Remembering Wade BelakPosted: 01/09/2011
Hockey fans have without exception reacted with shock and dismay when last night former NHL player Wade Belak was found dead in Toronto at the age of 35. The former Colorado Avalanche, Calgary Flames, Toronto Maple Leafs, Florida Panthers and Nashville Predators forward was most known here in Britain for his time with the Coventry Blaze during the 2004/05 NHL lockout season where he was part of the team that won the EIHL Grand Slam of league, cup and playoffs.
I had pondered about writing my own blog on this but was struggling as to how to articulate how I felt. In speaking to a friend of mine, he wanted to write out how he felt about this situation and, as he has no blog of his own I offered to post his thoughts on here.
Paul Shipman is a Coventry Blaze season ticket holder, netminder for the Solihull Vipers rec team, British hockey’s only reported cyborg and, I’m proud to say, a friend of mine. Below are his words. I have not edited them in any way because at times like this, we need honesty more than we need poetry. I’m delighted and honoured to be able to put what Paul wants to say out there for Blaze fans, Bison fans and all lovers of hockey to read.
I always imagined my entry into blogs would be flared by some great inspiration or event. Something I was aching to share with others. It is, but an event like this is the last thing I wanted it to be.
I was sitting at home after watching the Blaze turn Cardiff over at the Skydome when I got the call from a fellow fan who was in tears, when I could understand her, what she was trying to say was simple.
It didn’t really sink in last night, and it’s only been today, as I talk to fellow fans and see the news reports confirming it’s not some hideous prank or reporting mistake, that it’s sinking in, that it’s real and he’s gone.
It’s strange to read the tributes from all over the hockey world to this giant of a man; we only had him as a Blaze player for a short time. I am honestly ignorant of most of his career and before he joined us I’d never heard of him, except the fact he was closing in on the all time streak for not scoring. So instead I’d like to share what Belak meant to me, as a Blaze fan.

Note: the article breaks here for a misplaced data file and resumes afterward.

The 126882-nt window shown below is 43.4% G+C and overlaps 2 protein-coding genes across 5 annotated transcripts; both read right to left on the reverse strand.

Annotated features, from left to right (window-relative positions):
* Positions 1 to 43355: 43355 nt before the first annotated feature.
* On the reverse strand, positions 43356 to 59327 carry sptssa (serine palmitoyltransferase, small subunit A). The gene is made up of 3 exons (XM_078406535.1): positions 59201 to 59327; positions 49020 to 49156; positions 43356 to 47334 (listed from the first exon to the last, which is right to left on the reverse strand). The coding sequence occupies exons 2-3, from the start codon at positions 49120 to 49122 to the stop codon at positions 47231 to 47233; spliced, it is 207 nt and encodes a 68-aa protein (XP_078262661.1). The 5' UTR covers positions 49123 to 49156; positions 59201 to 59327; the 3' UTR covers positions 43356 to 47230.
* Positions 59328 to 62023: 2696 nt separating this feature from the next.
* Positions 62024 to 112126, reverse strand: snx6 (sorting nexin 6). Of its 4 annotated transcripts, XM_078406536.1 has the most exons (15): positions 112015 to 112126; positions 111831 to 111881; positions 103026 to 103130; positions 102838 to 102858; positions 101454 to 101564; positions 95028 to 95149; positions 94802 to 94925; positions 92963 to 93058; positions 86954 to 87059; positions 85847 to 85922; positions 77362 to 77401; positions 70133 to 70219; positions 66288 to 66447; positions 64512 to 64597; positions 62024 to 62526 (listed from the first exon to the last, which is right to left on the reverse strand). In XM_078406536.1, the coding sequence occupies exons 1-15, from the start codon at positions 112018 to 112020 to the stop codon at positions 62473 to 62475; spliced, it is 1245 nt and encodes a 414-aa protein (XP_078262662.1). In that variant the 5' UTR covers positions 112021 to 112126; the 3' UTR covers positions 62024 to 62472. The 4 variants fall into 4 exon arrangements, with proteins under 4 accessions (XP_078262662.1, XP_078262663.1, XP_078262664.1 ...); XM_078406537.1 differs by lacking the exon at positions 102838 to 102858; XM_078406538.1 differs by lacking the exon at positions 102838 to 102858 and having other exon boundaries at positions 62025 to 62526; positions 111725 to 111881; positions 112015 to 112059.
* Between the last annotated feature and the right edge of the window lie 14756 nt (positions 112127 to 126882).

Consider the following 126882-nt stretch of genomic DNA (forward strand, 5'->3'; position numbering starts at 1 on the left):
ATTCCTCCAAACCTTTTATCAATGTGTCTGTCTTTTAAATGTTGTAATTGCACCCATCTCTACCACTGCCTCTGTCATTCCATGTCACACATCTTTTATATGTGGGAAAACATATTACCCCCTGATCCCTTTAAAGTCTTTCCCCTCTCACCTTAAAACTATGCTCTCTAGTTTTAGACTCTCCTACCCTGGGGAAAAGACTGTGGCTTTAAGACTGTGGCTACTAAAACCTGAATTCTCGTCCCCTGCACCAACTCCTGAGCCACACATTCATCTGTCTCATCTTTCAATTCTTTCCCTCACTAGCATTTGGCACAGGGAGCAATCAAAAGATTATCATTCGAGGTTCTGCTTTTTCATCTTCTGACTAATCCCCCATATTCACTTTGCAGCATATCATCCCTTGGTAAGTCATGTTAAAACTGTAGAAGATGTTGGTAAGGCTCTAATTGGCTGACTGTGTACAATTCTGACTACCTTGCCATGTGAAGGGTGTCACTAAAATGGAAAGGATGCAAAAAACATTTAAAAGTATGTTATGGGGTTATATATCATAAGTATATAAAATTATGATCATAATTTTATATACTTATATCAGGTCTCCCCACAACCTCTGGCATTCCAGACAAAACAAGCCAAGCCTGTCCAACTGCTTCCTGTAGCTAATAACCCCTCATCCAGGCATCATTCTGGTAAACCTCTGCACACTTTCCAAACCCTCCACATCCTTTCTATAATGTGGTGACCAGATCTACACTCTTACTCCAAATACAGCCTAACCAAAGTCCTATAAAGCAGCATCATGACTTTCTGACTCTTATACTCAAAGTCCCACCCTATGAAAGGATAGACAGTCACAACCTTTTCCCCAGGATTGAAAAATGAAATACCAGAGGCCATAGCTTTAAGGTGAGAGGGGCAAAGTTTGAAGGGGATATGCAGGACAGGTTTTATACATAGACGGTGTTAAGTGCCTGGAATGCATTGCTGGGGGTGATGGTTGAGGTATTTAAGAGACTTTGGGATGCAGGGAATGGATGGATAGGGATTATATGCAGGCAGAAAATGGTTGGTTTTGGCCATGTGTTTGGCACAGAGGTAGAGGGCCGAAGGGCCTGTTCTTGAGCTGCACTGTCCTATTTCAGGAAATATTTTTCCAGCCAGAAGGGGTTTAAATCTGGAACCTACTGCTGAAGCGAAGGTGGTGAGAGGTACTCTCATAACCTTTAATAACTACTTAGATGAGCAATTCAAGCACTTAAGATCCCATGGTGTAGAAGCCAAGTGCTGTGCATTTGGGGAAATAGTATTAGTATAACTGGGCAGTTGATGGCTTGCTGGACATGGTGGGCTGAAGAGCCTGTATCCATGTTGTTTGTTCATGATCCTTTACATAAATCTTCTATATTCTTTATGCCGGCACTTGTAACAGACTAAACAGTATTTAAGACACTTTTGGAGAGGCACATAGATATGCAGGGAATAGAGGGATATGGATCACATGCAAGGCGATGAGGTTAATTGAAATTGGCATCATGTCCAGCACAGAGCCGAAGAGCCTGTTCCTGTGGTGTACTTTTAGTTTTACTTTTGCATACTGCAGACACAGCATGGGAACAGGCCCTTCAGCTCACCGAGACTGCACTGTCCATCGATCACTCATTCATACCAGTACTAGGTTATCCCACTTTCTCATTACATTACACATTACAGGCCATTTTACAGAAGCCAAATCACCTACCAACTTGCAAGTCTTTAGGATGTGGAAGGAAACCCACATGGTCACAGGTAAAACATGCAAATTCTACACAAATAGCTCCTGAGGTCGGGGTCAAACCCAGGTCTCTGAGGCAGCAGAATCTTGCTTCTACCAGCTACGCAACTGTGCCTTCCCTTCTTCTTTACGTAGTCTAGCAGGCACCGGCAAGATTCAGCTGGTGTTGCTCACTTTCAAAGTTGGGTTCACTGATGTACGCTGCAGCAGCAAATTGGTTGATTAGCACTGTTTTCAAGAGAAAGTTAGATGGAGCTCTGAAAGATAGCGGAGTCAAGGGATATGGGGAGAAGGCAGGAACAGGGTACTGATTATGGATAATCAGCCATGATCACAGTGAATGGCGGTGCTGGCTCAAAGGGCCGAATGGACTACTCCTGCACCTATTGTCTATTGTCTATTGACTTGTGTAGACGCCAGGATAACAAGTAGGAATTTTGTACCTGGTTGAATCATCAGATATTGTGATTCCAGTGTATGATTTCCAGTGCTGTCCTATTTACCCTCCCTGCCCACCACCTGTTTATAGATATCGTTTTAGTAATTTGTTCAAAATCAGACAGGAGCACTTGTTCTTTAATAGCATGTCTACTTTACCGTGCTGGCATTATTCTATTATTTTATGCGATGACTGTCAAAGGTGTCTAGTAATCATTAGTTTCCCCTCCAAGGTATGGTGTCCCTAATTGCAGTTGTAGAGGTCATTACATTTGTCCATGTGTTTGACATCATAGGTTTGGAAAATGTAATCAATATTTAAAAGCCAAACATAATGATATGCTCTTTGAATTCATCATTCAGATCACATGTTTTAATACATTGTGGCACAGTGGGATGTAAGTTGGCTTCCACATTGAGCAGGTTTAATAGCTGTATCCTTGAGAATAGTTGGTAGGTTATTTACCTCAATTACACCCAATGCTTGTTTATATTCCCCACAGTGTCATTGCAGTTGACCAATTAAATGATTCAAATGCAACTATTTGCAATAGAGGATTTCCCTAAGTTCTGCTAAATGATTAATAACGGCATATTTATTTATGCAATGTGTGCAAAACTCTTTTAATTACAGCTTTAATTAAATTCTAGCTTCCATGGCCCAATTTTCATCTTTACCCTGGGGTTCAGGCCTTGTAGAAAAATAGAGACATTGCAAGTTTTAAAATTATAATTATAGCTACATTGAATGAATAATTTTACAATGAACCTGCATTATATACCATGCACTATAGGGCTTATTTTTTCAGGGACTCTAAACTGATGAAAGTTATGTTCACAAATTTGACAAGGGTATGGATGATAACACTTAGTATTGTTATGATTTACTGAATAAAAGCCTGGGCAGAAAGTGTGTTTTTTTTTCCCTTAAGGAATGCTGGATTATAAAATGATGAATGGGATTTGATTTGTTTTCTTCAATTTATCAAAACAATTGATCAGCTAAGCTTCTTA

Belak was a Coventry legend, and as a diehard Sens fan, the only Leaf I ever admit to liking. He took to the city and the club with an enthusiasm you rarely see amongst any player, let alone an NHLer playing during a lockout, He loved it here, and we loved him.
He embodied the spirit of the game, he wasn’t the most talented player in the NHL, or the Elite league that year, but he worked so hard it didn’t matter. His pride to be playing for Coventry was evident, and in a team that’s had its fair share of disappointing imports (Scott Kelman anyone?) I was great to see someone who didn’t seem bothered by what level they were playing at, but simply cared so much about how they played, wanted to work their arse off and win.
People will look at the recent events and call for changes and investigations. For things to be looked at, rules to be tweaked and people to be better looked after. Good, but to an extent today I don’t care, this week we lost a man who was Blaze hero on the ice and a gentleman off it, the hockey world is simply worse off for this tragedy.
He was the key piece in the Blaze grand slam championship team. In a number of crucial games he was the leader on the ice and a demon in a fight. What he meant to me was standing in the crowd, surrounded by friends and family, cheering on the best Blaze team I’ve ever watched. Seeing them raise each of those trophies, Wade cheering along with the fans and the rest of the team and sharing in their success, something which eluded him in his NHL career.
For those moments I’ll forever be grateful, thanks Wade.
If you want to give Paul any comment on what he’s written then you can get in touch with him on his twitter, http://www.twitter.com/cyborggoalie